Rather than the historical “extraction” and “manipulating” of Africa’s human and natural resources that continues to plague parts of the continent, Albert said creating more pathways through AI could empower the more than 1 billion Africans, while also aiding the U.S. in helping to “change the world.”
“The United States needs to ally itself with that kind of growth by really empowering people with opportunity,” he added.
Tolton noted that this new potential opportunity for African immigrants comes on the heels of last year’s U.S.-Africa Leaders Summit, where the Biden-Harris administration signaled it is thinking about a “pipeline” for African talents.
“There was a big emphasis, of course, on trade and industry, but…there was a really big emphasis on the creative industries because Africa is… becoming a bit of a production hub,” he shared. “The administration went out of its way to create forums to really allow that interaction and engagement and cross-selling to be expanded.”
Tolton added, “I think that there’s an opportunity here now for them to do the same thing as it relates to AI.”
Negash said concerns about the “brain drain” in Africa is a legitimate concern; however, she said it could also be seen as an opportunity.
“The departure of talented African professionals from their home countries can have economic implications, but it also offers the potential for ‘brain gain,’” she said, “where knowledge is exchanged for the mutual benefit of both Africa and the USA.”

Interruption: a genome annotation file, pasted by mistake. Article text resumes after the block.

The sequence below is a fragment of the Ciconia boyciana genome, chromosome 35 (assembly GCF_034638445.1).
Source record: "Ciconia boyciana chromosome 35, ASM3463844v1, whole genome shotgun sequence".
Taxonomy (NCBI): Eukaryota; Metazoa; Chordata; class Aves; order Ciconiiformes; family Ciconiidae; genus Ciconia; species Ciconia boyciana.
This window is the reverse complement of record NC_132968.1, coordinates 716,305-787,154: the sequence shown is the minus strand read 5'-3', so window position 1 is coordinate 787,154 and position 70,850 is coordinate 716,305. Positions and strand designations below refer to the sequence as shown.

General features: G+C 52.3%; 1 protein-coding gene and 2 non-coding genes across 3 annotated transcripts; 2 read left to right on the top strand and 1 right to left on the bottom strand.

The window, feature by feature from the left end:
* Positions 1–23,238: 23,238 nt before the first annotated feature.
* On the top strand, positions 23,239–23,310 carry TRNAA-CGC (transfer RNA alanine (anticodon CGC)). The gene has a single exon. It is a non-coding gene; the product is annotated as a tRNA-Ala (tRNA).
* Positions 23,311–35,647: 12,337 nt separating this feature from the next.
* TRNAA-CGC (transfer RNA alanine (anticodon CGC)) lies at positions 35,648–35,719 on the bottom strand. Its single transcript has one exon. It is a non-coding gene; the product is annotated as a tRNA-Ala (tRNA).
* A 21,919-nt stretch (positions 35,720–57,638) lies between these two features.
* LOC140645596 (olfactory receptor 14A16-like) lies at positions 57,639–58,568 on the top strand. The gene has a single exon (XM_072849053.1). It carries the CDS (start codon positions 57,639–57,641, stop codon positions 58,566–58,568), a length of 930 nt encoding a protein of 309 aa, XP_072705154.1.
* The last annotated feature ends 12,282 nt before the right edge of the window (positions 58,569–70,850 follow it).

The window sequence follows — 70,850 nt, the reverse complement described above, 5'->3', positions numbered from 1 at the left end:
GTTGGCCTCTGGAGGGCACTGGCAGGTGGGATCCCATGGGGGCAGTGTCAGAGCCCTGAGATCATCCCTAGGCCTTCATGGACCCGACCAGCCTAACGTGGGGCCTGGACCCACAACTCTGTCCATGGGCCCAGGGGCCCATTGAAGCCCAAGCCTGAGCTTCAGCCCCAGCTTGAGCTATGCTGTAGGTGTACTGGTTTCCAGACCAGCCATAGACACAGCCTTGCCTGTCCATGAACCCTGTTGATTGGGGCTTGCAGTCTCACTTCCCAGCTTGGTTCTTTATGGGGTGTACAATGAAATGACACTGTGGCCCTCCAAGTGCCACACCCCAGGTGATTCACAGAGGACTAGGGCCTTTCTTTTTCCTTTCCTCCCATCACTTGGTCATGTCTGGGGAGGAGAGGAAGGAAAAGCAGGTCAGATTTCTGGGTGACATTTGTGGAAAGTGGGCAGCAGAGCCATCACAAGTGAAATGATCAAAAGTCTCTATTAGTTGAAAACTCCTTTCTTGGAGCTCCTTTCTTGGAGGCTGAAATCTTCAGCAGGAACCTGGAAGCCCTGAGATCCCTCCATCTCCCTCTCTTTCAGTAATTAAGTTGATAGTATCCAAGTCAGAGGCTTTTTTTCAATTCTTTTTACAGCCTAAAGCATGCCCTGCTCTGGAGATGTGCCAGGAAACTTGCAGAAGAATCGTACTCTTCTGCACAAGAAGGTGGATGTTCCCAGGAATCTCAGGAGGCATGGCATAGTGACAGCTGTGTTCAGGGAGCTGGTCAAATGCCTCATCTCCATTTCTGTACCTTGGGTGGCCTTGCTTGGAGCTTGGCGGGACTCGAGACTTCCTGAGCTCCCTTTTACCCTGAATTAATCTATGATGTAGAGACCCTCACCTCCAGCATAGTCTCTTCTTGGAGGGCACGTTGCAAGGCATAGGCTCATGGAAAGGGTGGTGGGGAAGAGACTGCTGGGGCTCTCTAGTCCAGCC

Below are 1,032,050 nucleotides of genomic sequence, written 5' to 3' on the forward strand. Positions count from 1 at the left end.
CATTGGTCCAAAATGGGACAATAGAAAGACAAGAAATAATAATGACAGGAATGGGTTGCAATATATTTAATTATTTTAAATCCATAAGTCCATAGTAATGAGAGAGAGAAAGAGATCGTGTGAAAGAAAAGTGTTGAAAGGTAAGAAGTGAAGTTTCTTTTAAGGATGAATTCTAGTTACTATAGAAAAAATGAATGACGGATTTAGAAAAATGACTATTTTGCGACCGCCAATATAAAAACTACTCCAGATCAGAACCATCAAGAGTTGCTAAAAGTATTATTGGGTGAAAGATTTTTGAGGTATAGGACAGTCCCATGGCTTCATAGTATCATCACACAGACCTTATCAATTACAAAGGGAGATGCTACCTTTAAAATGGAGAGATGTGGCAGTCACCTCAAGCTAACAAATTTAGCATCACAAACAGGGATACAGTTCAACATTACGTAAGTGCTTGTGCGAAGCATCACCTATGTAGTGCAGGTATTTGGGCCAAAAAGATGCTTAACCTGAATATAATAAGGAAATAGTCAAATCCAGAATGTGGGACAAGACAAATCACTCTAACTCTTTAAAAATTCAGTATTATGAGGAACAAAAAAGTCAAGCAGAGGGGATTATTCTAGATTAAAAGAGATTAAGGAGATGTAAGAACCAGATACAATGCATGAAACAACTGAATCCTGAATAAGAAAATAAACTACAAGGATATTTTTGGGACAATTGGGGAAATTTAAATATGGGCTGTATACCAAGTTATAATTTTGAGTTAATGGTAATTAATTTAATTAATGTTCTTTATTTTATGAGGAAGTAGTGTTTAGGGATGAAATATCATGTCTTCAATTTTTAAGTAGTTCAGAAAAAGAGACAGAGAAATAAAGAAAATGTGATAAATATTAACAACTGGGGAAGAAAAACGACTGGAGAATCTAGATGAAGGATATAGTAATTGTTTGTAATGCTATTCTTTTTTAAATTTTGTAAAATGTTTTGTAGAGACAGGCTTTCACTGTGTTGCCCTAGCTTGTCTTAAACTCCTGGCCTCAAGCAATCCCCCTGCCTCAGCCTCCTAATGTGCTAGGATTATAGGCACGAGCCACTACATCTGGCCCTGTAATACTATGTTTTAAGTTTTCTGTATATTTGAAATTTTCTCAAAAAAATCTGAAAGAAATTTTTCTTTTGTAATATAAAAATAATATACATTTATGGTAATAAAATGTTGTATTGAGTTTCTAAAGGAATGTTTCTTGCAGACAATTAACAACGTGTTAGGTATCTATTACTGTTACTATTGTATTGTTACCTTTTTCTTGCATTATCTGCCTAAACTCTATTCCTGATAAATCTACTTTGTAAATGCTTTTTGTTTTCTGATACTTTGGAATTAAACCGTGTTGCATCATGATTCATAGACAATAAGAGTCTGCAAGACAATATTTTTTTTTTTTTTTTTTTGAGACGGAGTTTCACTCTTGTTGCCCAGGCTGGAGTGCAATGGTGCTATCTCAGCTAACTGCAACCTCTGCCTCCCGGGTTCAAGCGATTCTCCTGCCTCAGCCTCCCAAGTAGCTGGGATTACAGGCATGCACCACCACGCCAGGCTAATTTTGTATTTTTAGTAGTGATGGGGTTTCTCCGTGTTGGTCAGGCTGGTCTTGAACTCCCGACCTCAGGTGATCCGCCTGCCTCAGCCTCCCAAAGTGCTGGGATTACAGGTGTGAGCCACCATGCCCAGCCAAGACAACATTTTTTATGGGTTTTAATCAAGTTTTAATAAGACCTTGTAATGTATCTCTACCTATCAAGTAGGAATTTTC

Albert of Goldwater Ventures called for the U.S. to provide educational and certification opportunities. He noted that Google opened a certification program during the COVID-19 pandemic to “retool” the U.S. job economy.
“A comprehensive tooling or strategic implementation of programs for free throughout Africa is really important,” he said.
Ultimately, he said, Africa’s infrastructure is prime for this moment. Due to its ruralness, Africa, which did not experience an industrial revolution, has avoided “pitfalls” experienced in the U.S., such as “intense gentrification” and “environmental disruptions.”
As a result, Africa is “still in somewhat rural places with very light infrastructure,” which has allowed it to advance in its tech production, including “leapfrogging into like 5G,” said Albert.
He added, “Africa is going to be vital for the U.S. economy to rebound and…take first place over a rising China and rising others.”
Negash cautioned that for “this ecosystem to truly thrive,” however, the U.S. must ensure its immigration policies are “fair and accessible,” particularly for African immigrants.
“Often, conversations about immigrant rights in the USA do not adequately encompass the experiences of Black immigrants from the African continent,” she added.
“Opening the AI sector to African immigrants is a promising opportunity that can bring numerous advantages,” said Negash, “but it must be supported by fair immigration policies and a commitment to addressing the unique challenges faced by this community.”
Gerren Keith Gaynor is a White House Correspondent and the Managing Editor of Politics at theGrio. He is based in Washington, D.C.